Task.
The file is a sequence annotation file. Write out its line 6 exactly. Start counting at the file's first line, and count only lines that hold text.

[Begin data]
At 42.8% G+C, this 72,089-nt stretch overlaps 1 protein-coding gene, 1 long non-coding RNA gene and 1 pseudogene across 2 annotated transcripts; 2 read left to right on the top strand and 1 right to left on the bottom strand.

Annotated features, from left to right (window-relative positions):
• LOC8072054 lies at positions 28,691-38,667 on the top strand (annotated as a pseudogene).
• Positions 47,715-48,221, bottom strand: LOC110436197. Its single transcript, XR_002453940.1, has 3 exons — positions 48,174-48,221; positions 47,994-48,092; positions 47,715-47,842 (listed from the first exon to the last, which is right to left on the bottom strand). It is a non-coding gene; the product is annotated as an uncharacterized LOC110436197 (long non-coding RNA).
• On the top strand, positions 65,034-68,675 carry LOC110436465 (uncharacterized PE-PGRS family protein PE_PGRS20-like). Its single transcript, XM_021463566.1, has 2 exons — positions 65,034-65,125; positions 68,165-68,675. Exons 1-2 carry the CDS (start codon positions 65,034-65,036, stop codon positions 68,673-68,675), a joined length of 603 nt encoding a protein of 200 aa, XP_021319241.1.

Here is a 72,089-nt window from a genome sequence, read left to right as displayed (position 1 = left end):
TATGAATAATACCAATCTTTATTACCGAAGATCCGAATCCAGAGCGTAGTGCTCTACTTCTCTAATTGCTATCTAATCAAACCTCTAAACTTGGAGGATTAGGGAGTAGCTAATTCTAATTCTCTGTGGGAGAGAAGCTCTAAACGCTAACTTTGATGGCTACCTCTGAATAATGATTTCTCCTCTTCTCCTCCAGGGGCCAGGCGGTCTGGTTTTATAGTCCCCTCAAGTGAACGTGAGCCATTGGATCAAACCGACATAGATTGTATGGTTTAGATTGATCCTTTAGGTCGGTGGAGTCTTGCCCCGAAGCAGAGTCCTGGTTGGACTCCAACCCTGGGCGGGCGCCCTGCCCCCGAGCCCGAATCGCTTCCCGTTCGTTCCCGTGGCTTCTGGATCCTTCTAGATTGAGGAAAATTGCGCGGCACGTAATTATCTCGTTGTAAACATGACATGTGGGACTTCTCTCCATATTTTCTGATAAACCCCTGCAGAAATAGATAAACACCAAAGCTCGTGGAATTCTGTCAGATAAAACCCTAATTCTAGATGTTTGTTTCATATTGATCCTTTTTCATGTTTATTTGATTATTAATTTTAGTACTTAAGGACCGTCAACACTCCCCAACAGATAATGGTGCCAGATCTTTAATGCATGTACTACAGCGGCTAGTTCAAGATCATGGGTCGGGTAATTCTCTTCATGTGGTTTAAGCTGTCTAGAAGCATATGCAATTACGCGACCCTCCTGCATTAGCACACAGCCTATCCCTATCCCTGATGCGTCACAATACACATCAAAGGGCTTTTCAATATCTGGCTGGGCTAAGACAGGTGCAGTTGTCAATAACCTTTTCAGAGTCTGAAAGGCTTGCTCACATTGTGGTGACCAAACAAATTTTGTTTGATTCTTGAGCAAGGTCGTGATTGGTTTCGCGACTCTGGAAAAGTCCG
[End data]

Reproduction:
Here is a 72,089-nt window from a genome sequence, read left to right as displayed (position 1 = left end):